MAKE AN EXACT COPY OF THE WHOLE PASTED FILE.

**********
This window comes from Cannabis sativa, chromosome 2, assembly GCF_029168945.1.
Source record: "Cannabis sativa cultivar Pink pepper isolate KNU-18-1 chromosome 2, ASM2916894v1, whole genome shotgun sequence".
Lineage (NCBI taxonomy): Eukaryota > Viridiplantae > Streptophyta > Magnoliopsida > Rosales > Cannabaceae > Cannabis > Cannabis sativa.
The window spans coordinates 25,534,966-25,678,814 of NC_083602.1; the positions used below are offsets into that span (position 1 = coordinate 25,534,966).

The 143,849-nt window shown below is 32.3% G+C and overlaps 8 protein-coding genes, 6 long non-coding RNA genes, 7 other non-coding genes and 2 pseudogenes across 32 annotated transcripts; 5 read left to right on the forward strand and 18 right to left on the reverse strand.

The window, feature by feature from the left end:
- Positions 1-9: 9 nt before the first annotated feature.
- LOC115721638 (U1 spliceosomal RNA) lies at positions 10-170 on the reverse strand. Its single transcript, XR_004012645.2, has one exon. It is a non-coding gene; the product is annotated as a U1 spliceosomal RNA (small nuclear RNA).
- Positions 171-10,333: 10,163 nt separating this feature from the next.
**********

This window comes from Cannabis sativa, chromosome 2, assembly GCF_029168945.1.
Source record: "Cannabis sativa cultivar Pink pepper isolate KNU-18-1 chromosome 2, ASM2916894v1, whole genome shotgun sequence".
Lineage (NCBI taxonomy): Eukaryota > Viridiplantae > Streptophyta > Magnoliopsida > Rosales > Cannabaceae > Cannabis > Cannabis sativa.
The window spans coordinates 25,534,966-25,678,814 of NC_083602.1; the positions used below are offsets into that span (position 1 = coordinate 25,534,966).

The 143,849-nt window shown below is 32.3% G+C and overlaps 8 protein-coding genes, 6 long non-coding RNA genes, 7 other non-coding genes and 2 pseudogenes across 32 annotated transcripts; 5 read left to right on the forward strand and 18 right to left on the reverse strand.

The window, feature by feature from the left end:
- Positions 1-9: 9 nt before the first annotated feature.
- LOC115721638 (U1 spliceosomal RNA) lies at positions 10-170 on the reverse strand. Its single transcript, XR_004012645.2, has one exon. It is a non-coding gene; the product is annotated as a U1 spliceosomal RNA (small nuclear RNA).
- Positions 171-10,333: 10,163 nt separating this feature from the next.